Wednesday, 3 February 2016

Time to Talk Day

Today is Time to Talk Day.

I've written and deleted this post so many times over the past month.

There are things I want to say, and things I'm not ready to.

So today I'm just going to talk about the need to talk.

When you suffer with any kind of mental health problem, one side effect can be that you become secretive.

When my anxiety first began, I was embarrassed and didn't know what was going on.

Once it had been diagnosed, I remained embarrassed and confused.

Nobody had explained to me how I would feel day to day.

That some days are bad, and some days are brilliant.

That sometimes you can cry for hours because you just need to get out that frustration that's an invasive ball of emotion in your stomach.

That sometimes you'll feel nauseous for days on end, and nothing will shake it.

That logic doesn't come into it and your thoughts are in a constant battle.

That talking helps.

Sometimes, I want to be quiet and alone. But sometimes, being alone is the last thing I want and need.

When I was open with my family, they joined in the fight with me.

When my mum and I went to the doctors, my GP gave me confidence that anxiety would not define me, or continue to ruin days and experiences forever.

When I was open with my friends, I learned who was really there for me. Some were more patient and more helpful than I could ever have imagined.

I make it a policy now to be open about my anxiety.

About the days when it ruled everything, and about the fact some days it creeps up on me.

About the fact that I'm doing a lot better.

I'm learning techniques that help.

When I meet new people, I like them to know it's a part of who I am.

But it is not WHO I am.

That I have some weird little quirks and coping mechanisms, and sometimes I need them to just laugh along with me.

Talking helped me and continues to help me.

When I am open about my past and my present, I find it easier to be myself, and to cope on days when I struggle.

The people around me know how to deal with those times, and I don't have to try and explain myself when I'm in no state to do so.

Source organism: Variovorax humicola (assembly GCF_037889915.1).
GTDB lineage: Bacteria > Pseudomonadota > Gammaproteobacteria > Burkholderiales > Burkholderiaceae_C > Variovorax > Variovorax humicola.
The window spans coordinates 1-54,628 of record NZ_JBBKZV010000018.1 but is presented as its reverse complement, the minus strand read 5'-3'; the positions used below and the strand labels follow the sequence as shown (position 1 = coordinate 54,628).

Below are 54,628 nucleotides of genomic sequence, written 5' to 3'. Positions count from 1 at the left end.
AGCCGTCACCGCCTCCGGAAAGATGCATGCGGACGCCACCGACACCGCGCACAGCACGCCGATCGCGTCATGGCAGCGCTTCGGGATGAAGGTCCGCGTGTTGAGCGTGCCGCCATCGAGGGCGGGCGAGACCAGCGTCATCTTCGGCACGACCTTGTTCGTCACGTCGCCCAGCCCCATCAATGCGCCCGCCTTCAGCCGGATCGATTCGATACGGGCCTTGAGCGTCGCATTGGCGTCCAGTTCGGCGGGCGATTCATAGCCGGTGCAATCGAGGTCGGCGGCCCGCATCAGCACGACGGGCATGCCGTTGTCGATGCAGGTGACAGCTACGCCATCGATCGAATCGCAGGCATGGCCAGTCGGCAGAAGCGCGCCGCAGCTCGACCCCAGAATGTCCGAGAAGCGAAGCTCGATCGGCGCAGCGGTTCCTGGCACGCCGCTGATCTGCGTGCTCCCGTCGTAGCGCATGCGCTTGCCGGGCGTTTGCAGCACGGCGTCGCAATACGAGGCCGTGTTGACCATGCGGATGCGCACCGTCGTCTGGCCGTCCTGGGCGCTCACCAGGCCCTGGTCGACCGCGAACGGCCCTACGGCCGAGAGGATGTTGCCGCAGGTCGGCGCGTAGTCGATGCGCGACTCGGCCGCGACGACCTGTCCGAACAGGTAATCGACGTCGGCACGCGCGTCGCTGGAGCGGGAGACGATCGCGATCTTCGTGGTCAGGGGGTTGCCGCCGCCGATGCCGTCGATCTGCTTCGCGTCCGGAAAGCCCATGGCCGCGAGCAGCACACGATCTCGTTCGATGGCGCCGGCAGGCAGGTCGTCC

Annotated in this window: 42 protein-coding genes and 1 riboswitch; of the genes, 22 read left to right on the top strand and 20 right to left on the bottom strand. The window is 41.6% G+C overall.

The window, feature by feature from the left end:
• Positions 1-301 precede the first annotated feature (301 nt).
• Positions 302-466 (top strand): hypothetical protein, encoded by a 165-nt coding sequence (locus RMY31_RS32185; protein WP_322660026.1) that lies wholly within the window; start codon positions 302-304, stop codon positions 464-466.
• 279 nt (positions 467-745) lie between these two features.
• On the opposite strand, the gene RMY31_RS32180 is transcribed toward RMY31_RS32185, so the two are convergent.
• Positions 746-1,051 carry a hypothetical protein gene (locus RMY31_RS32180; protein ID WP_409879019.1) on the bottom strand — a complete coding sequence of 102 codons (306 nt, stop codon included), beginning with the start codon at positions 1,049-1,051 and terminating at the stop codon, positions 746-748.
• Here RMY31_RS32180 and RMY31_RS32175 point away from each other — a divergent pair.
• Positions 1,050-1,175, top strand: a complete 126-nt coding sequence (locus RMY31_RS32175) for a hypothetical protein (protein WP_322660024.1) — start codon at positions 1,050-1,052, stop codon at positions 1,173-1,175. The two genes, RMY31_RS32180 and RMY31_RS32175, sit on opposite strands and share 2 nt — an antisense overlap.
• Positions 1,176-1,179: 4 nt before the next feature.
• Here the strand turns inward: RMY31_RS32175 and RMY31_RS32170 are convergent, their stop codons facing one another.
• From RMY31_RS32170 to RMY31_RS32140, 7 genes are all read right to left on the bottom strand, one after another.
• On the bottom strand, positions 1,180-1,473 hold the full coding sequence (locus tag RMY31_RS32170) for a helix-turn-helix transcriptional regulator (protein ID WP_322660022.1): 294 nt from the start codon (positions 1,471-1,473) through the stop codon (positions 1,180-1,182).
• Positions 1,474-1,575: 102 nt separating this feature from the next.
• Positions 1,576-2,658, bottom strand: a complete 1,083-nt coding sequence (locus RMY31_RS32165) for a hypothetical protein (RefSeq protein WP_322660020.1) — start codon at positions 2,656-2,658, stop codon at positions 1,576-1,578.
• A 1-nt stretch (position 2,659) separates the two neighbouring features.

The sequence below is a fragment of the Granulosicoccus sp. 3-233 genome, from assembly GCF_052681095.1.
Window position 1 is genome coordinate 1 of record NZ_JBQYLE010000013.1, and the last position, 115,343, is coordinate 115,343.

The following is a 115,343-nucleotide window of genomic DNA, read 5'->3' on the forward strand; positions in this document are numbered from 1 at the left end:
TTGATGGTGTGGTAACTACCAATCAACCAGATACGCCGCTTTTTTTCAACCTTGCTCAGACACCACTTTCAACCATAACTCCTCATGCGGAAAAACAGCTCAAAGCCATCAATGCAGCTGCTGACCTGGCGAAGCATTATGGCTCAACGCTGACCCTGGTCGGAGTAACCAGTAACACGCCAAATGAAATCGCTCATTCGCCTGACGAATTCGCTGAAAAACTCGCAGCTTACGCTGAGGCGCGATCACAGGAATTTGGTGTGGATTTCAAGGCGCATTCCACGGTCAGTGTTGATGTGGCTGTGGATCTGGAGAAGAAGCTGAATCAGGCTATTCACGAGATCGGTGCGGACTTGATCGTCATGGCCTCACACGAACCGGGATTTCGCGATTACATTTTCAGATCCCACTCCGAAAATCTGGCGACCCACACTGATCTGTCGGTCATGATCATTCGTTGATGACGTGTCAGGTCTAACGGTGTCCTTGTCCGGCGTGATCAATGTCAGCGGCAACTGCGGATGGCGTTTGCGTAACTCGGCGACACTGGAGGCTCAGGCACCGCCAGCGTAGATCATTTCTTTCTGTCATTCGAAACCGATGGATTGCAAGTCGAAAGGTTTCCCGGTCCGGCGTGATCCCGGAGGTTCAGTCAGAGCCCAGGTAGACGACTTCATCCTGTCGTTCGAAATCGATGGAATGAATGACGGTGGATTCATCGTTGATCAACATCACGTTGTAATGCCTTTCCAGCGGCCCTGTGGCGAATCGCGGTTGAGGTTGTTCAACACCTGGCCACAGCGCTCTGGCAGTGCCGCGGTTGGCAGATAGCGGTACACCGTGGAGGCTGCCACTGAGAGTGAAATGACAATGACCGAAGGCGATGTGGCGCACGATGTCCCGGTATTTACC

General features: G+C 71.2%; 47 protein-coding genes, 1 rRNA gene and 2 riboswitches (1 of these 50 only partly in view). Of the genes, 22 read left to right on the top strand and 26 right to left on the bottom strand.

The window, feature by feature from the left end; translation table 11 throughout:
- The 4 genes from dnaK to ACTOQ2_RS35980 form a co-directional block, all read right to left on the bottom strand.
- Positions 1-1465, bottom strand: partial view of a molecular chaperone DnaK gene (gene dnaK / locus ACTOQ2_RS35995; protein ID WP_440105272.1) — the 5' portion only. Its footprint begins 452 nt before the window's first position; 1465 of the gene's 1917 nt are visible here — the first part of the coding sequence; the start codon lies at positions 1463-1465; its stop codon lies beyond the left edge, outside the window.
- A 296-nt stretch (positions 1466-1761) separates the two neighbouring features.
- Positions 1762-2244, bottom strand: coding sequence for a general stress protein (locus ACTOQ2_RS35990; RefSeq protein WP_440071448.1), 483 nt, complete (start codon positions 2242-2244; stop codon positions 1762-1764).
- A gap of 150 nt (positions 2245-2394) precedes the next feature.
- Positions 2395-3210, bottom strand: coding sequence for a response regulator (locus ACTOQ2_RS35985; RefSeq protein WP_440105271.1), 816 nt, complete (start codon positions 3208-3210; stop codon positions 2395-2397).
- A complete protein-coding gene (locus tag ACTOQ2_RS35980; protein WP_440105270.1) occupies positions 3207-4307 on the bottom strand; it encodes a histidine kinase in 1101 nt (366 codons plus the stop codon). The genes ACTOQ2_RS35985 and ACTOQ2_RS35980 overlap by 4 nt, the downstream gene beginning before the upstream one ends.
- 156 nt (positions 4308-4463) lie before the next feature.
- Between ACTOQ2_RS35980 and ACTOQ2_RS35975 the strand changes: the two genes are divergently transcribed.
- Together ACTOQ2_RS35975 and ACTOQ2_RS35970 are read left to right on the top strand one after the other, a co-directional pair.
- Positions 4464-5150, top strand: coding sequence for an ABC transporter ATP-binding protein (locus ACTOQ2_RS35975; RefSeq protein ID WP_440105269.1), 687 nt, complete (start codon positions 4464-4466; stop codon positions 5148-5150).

The worst thing you can do is suffer alone. Please talk. Whoever you need to talk to, talk, and know you're not alone.

Tuesday, 2 February 2016

The Reading List #35

It’s reading list time again, and there are a few here which I’ve recommended multiple times already.

Mini-reviews lie ahead…

Half of a Yellow Sun, Chimamanda Ngozi Adichie

Set in 1960s Nigeria, against a backdrop of civil war, this tells the story of Richard, an English university lecturer, Olanna, who has left a life of privilege to be with him, and Ugluu, Richard’s houseboy. The horrors of war touch each of these individuals and those around them, and loyalties are tested. I knew very little about Nigerian history, including this particular period, and it was a fascinating, if brief, insight which made me want to research a little further. The characters and writing were stunning, and this is a novel I will recommend again and again.

Elizabeth is Missing, Emma Healey

Maud keeps forgetting things, but the one thing she is sure of is that Elizabeth is missing. Her scraps of paper and fragmented memories lead to an investigation into a 70 year-old mystery. This book had an interesting premise, and I loved the first half to two-thirds of it. It was heart-breaking being inside that forgetful mind, and you can see how it is affecting those around Maud, too. However, towards the end I thought the convincing nature of the voice was lost in order to neatly round up all the loose ends of the mystery. I think I would almost have preferred an ambiguous ending, as that would have kept the whole novel and voice much more believable.

The Rubbish Picker’s Wife, Elizabeth Gowing

*Copy sent for review*